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For instance, the eccentricity for a circle is zero. Earth's eccentricity is only 0.0167, while Pluto, the planet with the largest eccentricity, is .25.

Visually, this is what Keplar sought to explain:

Mathematically, however, linear algebra makes the picture an easily understood, computable function.

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Title: algebra

  • Total Pages: 10
  • Words: 2991
  • Works Cited:0
  • Citation Style: APA
  • Document Type: Essay
Essay Instructions: I have 3 lesson plans on my web page www.mtsu.edu~jan2h and I need research to support these lesson plans. My idea is to use how these lesson plans attack areas of misconception in algebra. Ideas that the research should include are why these lessons are important outside my classroom, point out to audience how the lessons may help students make the transition from arithmetic to algebra. Also critical to the research is how they relate to the NCTM Principles and Standards.

If I need to fax the lesson plans instead of you using them from the web site I can do that. The lessons are a combination of lecture and powerpoint. The powerpoint part might be difficult to fax. I would have to fax thumbnails of the slides.

Thank you
Judy

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References

Algebra for All - Not with Today's Textbooks, Says AAAS. (2000). Retrived April 1, 2003, at http://www.prject2061.org/newsinfo/press/r1000426.htm.

Algebra: Some Common Misconceptions. (n.d.). Retrieved April 1, 2003 at http://www.quesnrecit.qc.ca/mst/mapco/pdf/algemisc.pdf.

Aziz, N., Pain, H.G., Brna, P. (1995). Modelling and Mending Students' Misconceptions in Translating Algebra Word PRoblems Using a Belief Revision System in Taps (Abstract).

Presented In the proceedings of the 7th World Conference on Artificial Intelligence in Education, AI-ED 95, Virginia, AACE. Retrieved April 1, 2003 from DAI Database.

Homework Humdingers. (n.d.). Retrieved April 1, 2003 at http://www.funmaths.com / worksheets/downloads/view.htm?ws0100_1.gif.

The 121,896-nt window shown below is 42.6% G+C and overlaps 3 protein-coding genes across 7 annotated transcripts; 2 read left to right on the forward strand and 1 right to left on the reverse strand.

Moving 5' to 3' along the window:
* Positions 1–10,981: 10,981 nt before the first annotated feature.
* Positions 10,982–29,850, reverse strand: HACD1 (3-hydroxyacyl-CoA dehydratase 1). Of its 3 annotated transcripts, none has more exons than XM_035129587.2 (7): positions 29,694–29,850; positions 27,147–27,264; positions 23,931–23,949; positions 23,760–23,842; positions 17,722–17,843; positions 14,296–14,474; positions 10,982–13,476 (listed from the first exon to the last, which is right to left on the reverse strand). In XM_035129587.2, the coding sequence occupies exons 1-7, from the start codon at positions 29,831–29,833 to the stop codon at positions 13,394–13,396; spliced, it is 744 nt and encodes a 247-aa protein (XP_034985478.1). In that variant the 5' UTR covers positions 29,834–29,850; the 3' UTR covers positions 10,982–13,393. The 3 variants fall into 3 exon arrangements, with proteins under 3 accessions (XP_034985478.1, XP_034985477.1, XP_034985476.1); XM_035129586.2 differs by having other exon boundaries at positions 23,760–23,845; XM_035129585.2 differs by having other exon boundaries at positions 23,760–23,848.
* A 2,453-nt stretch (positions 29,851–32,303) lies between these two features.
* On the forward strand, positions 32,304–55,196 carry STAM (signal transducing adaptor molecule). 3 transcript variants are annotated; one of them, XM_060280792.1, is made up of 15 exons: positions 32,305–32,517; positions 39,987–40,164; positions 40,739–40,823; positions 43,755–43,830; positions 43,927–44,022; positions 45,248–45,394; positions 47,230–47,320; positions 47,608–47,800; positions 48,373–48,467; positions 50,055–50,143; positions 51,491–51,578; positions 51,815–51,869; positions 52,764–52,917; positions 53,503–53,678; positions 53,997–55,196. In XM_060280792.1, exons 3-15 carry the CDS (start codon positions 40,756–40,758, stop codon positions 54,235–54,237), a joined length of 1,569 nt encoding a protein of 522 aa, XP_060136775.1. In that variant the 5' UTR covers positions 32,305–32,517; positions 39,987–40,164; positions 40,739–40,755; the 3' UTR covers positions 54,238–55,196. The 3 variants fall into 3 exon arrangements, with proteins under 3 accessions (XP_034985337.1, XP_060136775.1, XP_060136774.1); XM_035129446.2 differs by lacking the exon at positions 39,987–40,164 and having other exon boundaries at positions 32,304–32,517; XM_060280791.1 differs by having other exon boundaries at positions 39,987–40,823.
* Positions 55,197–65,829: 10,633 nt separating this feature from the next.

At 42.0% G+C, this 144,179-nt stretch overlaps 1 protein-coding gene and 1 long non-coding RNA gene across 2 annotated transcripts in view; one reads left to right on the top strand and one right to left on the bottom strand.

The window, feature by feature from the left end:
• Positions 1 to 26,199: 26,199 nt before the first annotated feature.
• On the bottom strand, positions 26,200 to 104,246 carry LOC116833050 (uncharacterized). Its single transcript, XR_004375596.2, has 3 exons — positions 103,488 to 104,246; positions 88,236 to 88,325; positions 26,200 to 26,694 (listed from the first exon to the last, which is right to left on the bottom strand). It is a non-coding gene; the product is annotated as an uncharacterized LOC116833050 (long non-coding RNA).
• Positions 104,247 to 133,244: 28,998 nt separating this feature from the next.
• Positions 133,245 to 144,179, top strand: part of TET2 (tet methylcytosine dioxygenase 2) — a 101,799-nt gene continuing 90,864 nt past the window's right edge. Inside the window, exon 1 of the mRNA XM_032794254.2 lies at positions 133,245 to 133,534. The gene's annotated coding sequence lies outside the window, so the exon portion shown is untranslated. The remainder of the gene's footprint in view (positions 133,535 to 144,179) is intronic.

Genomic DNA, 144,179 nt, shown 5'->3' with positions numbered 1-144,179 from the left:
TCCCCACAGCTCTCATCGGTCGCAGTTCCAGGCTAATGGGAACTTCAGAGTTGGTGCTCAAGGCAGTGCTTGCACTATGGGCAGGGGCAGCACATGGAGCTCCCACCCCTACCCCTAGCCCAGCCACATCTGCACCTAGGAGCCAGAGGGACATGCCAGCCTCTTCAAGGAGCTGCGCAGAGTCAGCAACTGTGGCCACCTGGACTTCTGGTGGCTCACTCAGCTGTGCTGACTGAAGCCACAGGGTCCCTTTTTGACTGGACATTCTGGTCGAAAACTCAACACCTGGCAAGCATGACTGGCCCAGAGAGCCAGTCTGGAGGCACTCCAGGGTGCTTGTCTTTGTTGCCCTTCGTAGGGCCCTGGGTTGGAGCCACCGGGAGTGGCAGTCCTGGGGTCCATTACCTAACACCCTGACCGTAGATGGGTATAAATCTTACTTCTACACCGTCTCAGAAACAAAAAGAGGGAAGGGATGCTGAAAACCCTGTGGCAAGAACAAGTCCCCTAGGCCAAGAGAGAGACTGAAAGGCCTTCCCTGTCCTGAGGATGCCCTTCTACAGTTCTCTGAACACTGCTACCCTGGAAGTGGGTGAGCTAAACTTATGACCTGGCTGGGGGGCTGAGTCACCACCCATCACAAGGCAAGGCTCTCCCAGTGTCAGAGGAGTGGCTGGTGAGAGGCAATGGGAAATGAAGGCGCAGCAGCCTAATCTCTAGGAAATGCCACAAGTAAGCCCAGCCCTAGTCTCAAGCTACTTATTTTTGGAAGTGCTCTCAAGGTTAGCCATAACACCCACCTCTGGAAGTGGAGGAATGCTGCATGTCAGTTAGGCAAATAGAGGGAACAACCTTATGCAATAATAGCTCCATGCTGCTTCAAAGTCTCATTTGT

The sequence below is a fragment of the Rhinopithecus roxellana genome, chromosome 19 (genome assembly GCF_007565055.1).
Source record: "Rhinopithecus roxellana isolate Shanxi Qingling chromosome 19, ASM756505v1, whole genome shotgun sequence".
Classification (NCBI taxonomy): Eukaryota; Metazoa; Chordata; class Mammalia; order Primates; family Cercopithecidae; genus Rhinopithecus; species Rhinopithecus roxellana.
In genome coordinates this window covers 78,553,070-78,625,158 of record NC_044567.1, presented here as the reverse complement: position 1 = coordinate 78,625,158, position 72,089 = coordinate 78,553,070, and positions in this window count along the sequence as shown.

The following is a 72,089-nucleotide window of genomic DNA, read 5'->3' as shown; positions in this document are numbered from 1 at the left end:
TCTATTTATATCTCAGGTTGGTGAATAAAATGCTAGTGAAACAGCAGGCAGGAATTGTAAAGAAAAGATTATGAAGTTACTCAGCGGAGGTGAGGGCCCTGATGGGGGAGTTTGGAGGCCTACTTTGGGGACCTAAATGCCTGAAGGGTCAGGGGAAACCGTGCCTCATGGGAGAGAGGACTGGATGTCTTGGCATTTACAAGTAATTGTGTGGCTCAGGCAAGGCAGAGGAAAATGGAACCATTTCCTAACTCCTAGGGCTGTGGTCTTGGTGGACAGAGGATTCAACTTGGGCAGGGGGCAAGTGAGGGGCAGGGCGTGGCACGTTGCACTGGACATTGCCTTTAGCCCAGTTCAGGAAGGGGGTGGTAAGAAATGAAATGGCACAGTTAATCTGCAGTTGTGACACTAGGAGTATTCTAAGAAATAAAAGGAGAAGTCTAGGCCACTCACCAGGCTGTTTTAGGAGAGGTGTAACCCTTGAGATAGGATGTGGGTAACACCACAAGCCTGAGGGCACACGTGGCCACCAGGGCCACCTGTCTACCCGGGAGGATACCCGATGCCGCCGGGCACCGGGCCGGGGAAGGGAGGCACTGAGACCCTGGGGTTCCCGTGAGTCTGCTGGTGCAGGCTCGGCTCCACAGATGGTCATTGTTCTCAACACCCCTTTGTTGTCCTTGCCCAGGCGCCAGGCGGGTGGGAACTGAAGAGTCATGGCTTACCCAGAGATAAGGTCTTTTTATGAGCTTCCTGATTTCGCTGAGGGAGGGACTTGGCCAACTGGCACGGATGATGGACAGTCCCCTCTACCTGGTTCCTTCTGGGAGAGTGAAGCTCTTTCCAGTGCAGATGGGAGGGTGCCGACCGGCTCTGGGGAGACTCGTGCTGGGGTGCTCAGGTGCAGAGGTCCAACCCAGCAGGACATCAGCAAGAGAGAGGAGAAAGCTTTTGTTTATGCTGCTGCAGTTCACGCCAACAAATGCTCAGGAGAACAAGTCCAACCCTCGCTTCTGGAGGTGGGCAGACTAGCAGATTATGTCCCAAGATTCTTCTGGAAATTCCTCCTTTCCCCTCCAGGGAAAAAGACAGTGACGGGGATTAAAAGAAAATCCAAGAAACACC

Making the Transition from Arithmetic to Algebra. (n.d). Retrieved April 2, 2003, at http://www.edhelper.com/arithmetic_to_algebra.htm.

Marain, Dave (2002). Reply to "misconceptions in algebra?

need input from teachers."

Retrieved April 1, 2003 at http://mathforum.org/epigone/math-teach/twirkahpald/

Positive Exponents. Retrieved March 29, 2003, from MTSU WEB SITE:

htp:/ / www.mtsu.edu/~jan2h/Lesson2.htm.

Principles for School Mathematics. (n.d.). Principles and Standards:National Council of Teachers of Mathamatics. Retrieved April 1, 2003 from ttp://standards.nctm.org / document/

Solving Equations. Retrieved March 29, 2003, from MTSU WEB SITE:

htp:/ / www.mtsu.edu/~jan2h/Lesson1.htm.

Tall, David (1992). The Transition from Arithmetic to Algebra: Number Patterns, or Proceptual

Programming? Retrieved April 3, 2003 from University of Warwick, Mathematics

Education Research Centre web site: http://www.warwick.ac.uk/staff/David.Tall pdfs/dot1993f-arith-alg-brisbane.pdf.

Translating Words Into Equations. Retrieved March 29, 2003, from MTSU WEB SITE:

htp:/ / www.mtsu.edu/~jan2h/Lesson3.htm.

Unit 16 Algebra: Linear Equations Teaching Notes. (n.d.). Retrieved April 1, 2003, at http://ex.ac.uk/cimt/mepres/book7/y7s16tn.pdf.

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Title: Why Algebra

  • Total Pages: 2
  • Words: 477
  • Bibliography:0
  • Citation Style: MLA
  • Document Type: Research Paper
Essay Instructions: Why Algebra? Find a situation in your life in which algebra can be used to solve a problem. Write and essay in which you

1. Describe the situation
2. Translate it into an algebraic problem and
3. Explain how to use algebra to solve the problem


all sources have to be from the internet

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No Authors Listed. (1996) Achieving Mathematical Power. Mathematics Curriculum Framework. Accessed via the World Wide Web on July 17, 2005 at http://www.doe.mass.edu/frameworks/math/1996/patterns.html